their site to fit on a smaller screen. There’s much more to it. Because of the
different needs of a mobile user and the different experience of a phone, the
entire design has to change. This means bringing in your creative director (or
using our fantastic one) to craft a new look and feel for the site, while keeping your branding. Seem like a big step? It’s only the beginning…
agent, and browsing products. If you want to ensure users have access to more
information, you can always include a link to your full site.
|Farmers Insurance: From this…|
be simple text links. But for a mobile site, you should never make your
|AT&T Careers emphasizes icons over text|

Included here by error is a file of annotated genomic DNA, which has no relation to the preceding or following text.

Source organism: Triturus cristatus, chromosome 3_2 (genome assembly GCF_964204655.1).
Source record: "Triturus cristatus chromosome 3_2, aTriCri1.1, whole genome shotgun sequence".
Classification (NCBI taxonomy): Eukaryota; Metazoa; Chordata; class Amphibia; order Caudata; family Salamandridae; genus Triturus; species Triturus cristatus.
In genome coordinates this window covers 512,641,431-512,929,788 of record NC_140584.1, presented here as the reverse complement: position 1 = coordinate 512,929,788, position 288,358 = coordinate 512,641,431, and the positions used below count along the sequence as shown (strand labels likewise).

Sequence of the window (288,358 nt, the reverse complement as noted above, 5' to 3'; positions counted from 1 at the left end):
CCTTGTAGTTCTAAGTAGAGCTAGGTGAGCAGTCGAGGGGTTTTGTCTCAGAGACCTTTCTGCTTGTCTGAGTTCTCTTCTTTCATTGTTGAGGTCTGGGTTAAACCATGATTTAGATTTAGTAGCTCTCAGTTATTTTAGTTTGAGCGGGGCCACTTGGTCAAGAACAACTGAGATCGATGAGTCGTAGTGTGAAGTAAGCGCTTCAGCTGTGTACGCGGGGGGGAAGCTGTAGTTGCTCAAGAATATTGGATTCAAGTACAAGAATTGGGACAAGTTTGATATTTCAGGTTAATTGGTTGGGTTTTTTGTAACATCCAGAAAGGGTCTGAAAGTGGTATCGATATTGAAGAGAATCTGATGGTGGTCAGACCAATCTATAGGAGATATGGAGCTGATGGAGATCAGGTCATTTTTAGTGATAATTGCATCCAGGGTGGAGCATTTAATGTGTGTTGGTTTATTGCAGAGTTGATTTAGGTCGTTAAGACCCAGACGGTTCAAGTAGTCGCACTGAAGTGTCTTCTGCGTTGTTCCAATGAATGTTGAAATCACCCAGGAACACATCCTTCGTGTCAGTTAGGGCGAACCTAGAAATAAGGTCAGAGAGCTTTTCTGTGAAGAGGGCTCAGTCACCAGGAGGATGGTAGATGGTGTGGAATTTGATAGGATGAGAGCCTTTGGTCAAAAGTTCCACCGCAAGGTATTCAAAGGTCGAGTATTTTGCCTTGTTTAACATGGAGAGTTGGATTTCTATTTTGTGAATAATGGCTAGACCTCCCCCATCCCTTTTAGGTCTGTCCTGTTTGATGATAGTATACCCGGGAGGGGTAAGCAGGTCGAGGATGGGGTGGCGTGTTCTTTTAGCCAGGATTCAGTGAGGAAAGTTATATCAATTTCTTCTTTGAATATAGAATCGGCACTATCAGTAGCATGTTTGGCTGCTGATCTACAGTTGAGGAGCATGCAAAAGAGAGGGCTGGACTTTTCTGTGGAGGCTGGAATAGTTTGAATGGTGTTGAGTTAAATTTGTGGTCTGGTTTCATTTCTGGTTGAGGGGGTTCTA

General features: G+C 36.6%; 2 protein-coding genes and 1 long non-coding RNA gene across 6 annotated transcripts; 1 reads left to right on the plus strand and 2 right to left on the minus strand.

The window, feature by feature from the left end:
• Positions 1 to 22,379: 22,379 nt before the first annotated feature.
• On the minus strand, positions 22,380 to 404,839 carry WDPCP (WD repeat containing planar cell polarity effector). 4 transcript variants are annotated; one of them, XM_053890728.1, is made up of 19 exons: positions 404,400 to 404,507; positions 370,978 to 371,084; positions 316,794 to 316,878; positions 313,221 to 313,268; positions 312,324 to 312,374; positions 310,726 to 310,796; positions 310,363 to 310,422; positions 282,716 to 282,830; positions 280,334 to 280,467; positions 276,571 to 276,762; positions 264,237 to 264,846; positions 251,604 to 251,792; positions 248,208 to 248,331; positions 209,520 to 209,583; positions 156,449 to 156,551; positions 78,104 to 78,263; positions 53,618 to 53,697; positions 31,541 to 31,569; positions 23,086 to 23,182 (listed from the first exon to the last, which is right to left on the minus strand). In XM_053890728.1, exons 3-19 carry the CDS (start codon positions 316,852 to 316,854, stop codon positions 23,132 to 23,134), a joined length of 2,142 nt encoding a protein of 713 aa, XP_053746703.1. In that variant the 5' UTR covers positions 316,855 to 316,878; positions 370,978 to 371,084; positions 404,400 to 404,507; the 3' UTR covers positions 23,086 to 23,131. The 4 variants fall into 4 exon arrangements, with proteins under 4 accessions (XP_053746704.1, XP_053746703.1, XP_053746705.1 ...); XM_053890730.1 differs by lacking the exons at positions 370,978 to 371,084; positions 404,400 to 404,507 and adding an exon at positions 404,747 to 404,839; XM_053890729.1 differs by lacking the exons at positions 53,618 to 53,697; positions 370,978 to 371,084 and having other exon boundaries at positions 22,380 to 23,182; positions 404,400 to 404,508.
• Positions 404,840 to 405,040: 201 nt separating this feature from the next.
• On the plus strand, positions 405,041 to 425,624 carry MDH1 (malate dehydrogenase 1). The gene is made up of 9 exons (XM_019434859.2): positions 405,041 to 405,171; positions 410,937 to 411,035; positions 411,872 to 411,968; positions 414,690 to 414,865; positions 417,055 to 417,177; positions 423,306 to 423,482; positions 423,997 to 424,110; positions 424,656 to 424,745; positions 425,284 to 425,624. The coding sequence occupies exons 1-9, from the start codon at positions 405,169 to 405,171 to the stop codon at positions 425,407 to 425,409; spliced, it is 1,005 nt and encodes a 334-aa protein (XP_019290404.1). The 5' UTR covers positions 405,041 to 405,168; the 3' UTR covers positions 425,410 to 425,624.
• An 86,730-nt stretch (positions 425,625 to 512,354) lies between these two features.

files or videos, which usually aren’t an issue, must now be weighed against
the time it takes for them to load. Avoid Flash animation, since most mobile
devices don’t currently support Flash. And different mobile operating systems
are like different web browsers; what looks great on an iPhone may not
look good on a Samsung Galaxy.
site uses the phone’s GPS to find the nearest hotel and offers four
simple choices: Visit, call, map, or book now. Navigation on the homepage is a
simple scrolling menu with photos, short descriptions, and buttons large enough
for a thumb. Choosing “Contact Us” at the top offers the option to “Click here
to book through a mobile device,” in case users missed it. It’s a clean,
simple, informative mobile experience. No wonder it won the Web Marketing
Association’s award for Outstanding Achievement in Mobile.
|Loews Hotels’ award-winning mobile site|